Before Congress, John Kroger defends constitutionality of health reform law (video)

Kari Chisholm FacebookTwitterWebsite

Yesterday, Attorney General John Kroger testified before the U.S. Senate Judiciary Committee on the constitutionality of the health reform law.

Like the combination prosecutor/professor that he is, Kroger dispatched the constitutional objections to health reform with rapid-fire ease. If you're looking for the talking points you need in arguments with your ditto-head buddies, this is a few minutes of video that's worth watching (below).

As the O's Jeff Mapes notes, one of Kroger's core arguments is that failing to buy health insurance is itself an act of interstate commerce - which Congress can regulate. After all, if you don't have health insurance you can still obtain health care services from hospitals, most of which operate as interstate corporations.

Mapes poses a question worth asking here too:

That's one big reason why health care is unlike other markets in the U.S. Critics of the federal health-care law may complain that it puts a mandate on individuals, but tend not to talk about repealing the long-standing mandate forcing hospitals to treat people who can't afford medical care.

To readers: Does Kroger have a point? And for critics of Obamacare, what would they do about the federal law requiring hospital emergency rooms to treat people regardless of their ability to pay?

Thoughts, dear readers?

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    You can find John's written legal brief here:

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    Funny how Mapes uses the GOP/fright-wing label of "Obamacare". There is no such thing as "Obamacare".

    The ACA, which was largely based on, and in particular the individual mandates, the Heritage Foundation's Healthcare Reform which Bob Dole pushed as the GOP counter-proposal to the Health Care Reforms that Hillary CLinton pushed back in the early 1990s, and which Mitt Romney pushed for and had put into law in Mass. when he was the Gov. there.

    It is also worth noting that this was passed by Congress who put the ACA together, not the Obama admisnitration.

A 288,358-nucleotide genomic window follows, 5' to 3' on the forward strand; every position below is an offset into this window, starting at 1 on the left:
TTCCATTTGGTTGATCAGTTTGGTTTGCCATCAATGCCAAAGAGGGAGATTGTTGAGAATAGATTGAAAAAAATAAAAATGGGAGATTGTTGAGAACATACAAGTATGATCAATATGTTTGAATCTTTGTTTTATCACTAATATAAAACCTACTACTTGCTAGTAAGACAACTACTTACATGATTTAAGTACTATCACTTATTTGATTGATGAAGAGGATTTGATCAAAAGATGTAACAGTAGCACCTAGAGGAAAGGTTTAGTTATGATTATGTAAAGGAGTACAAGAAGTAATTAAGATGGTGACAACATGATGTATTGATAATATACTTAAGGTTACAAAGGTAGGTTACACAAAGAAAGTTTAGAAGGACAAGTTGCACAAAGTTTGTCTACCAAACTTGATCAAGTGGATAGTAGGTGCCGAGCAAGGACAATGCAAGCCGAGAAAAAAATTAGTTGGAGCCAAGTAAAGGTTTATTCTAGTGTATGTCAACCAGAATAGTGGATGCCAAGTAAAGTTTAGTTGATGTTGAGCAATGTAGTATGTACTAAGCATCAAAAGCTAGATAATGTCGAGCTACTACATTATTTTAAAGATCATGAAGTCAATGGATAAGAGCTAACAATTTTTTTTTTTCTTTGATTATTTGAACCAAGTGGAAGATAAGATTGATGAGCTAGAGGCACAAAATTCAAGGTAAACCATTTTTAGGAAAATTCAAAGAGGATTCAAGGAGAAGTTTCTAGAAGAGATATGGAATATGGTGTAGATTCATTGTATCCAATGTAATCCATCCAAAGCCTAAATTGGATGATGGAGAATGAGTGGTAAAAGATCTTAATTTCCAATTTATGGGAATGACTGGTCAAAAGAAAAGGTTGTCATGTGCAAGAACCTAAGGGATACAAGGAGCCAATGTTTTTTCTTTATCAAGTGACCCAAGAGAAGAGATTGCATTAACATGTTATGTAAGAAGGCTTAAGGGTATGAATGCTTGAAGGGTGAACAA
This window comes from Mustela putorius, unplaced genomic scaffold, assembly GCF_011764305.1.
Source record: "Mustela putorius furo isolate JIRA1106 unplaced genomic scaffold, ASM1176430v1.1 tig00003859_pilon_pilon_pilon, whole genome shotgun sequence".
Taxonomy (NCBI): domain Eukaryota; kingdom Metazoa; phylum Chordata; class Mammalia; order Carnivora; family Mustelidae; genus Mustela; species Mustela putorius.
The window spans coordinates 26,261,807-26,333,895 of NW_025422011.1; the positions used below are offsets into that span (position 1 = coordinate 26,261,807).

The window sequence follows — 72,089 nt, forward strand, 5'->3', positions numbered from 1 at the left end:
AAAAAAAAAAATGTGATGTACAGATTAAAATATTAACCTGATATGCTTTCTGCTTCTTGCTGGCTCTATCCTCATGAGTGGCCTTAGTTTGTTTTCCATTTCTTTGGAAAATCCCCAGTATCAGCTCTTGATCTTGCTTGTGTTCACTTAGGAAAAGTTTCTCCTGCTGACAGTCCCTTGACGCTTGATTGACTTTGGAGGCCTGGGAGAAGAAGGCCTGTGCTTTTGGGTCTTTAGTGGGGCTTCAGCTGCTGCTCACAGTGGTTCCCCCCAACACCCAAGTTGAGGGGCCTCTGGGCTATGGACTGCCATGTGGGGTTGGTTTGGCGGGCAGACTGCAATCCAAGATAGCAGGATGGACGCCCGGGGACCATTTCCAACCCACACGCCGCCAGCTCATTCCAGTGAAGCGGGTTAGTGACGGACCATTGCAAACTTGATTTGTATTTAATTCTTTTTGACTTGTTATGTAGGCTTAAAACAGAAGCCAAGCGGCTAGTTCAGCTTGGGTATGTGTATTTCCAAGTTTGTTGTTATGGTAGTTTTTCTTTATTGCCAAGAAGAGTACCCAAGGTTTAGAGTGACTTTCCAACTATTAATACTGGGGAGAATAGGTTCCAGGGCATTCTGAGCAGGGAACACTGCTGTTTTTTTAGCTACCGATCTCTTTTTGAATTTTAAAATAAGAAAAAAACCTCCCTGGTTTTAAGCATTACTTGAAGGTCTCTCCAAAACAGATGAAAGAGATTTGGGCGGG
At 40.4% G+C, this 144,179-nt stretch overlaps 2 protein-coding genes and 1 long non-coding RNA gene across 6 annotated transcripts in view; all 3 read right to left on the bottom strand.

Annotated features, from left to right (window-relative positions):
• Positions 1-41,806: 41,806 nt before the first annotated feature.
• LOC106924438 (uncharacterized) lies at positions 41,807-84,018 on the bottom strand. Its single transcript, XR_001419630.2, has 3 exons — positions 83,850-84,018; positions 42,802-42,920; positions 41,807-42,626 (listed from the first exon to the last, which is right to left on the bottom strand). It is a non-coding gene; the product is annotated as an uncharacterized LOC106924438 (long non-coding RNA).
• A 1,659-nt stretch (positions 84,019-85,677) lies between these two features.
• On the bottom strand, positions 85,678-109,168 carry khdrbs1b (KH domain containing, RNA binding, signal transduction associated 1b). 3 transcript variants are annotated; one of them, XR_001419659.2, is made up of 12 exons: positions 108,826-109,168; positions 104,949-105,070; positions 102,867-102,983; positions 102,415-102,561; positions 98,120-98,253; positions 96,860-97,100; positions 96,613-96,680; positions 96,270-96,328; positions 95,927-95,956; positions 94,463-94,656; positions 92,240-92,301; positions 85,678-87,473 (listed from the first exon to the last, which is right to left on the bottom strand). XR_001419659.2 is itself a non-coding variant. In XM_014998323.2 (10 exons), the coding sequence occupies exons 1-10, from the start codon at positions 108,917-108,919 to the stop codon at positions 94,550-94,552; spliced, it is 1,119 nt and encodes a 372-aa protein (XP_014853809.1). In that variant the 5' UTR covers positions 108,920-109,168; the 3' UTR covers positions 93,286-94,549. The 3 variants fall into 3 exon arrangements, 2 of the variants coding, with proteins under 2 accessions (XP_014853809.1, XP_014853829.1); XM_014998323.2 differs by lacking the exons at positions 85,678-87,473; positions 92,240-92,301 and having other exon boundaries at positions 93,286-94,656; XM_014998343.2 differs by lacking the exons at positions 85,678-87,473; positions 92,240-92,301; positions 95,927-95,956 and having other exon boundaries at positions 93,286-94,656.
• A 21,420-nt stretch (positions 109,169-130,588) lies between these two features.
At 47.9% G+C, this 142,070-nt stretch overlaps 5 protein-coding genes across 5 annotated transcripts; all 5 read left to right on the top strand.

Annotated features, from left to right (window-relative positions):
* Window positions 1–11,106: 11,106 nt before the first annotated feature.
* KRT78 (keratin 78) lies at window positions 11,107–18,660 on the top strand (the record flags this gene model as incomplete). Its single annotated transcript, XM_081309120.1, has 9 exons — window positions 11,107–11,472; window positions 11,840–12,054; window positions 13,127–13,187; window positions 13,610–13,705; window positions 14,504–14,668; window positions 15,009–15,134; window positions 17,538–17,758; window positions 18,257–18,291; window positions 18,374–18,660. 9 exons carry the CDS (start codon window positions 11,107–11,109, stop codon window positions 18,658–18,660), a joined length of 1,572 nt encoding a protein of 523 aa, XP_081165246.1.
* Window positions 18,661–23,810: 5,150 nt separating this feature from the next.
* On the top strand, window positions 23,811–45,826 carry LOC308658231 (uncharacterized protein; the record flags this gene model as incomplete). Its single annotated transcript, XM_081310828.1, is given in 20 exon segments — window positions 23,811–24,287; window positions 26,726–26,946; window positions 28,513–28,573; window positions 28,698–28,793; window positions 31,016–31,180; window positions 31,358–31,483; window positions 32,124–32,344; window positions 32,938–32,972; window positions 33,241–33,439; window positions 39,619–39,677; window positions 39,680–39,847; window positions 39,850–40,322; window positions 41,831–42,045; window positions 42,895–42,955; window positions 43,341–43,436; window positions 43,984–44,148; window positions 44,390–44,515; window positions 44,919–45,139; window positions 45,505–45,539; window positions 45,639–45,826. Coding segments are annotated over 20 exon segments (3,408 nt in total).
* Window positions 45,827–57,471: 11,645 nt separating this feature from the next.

SO the entire rhetoric about the ACA is tainted form the outset with hyper-partisan labels which Mapes and the Oregonian use because they seem to be either grossly oblivious of how GOP talking points work to push this into the familiar partisan rhetorical boxes, or are simply being lazy how how they write (which also plays into the GOP playbook of language use).

    As to the substance of Kroger's testimony, It is quite good.

    He didn't need to, but it is also worth pointing out that the Militia Act of 1792, passed by the Second Congress and signed into law by George Washington, which required every white male of age to outfit himself (i.e. buy from the private sector) with a military-style firearm, even if some people forced to buy a gun preferred not to own one.

    Or even more in the realm of health insurance, in July, 1798, Congress passed, and President John Adams signed into law “An Act for the Relief of Sick and Disabled Seamen,” authorizing the creation of a marine hospital service, and mandating privately employed sailors to purchase healthcare insurance.

    So are we to blindly accept the lunacy from the Tea bagger brigade and their blathering on about Constitutional overreach, that the very Congresses at the time of the framing really would fully support and pass mandatory insurance purchase requirements which was beyond the reach of the Constitution?

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      If you click "View all" in the video section above, you can see all the testimony. If you have the time it is really worthwhile. The second witness is Professor Charles Fried from Harvard who gives a particularly strong testimony. He was John Kroger's constitutional professor. The other three witnesses are also worth watching. A very impressive group including the two who argue it is unconstitutional.

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    Kari, have you seen Rep. DeFazio's brilliant proposal that would allow people to opt out of the mandate to buy health insurance, so long as they also agree to give up Medicaid, the health insurance exchanges, and the ability to declare bankruptcy because of health care costs?

    I blogged about it, noting that Tea Party types and libertarians should embrace this bit of genius.

    It's really a terrific idea. The Salem Statesman Journal loved the notion in an editorial today.

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    Kari, I wonder how we're going to hold onto Kroger. Wonderful, succinct, and devastatingly effective testimony.

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      Yeah, given that we pay our attorney general less than the median salary for attorneys in Oregon (and less than first-year associates make at the top-flight firms), well, I'm amazed we get anyone of quality to run at all.

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    Didn't Bush's SS privatization bill in 2005 REQUIRE people to take part of their payroll tax that the govt was collecting and invest it?

    They couldn't just pocket the $$.

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    I have high respect for Attorney General Kroger - I know him from Lewis & Clark Law School, but I disagree with his legal dismissal of examples 3 & 4. Both of those arguments have merit, and given the make-up of our current U.S. Supreme Court, either would probably prevail.

    Quickly, in #3, the farmer had to buy his own food from the open market because the food he was growing was subsidized by congress. And in #4, the problem isn't the "freeloaders," the problem is mandatory emergency room care.

    In both examples, congress cannot claim public remedy for problems it has itself created.

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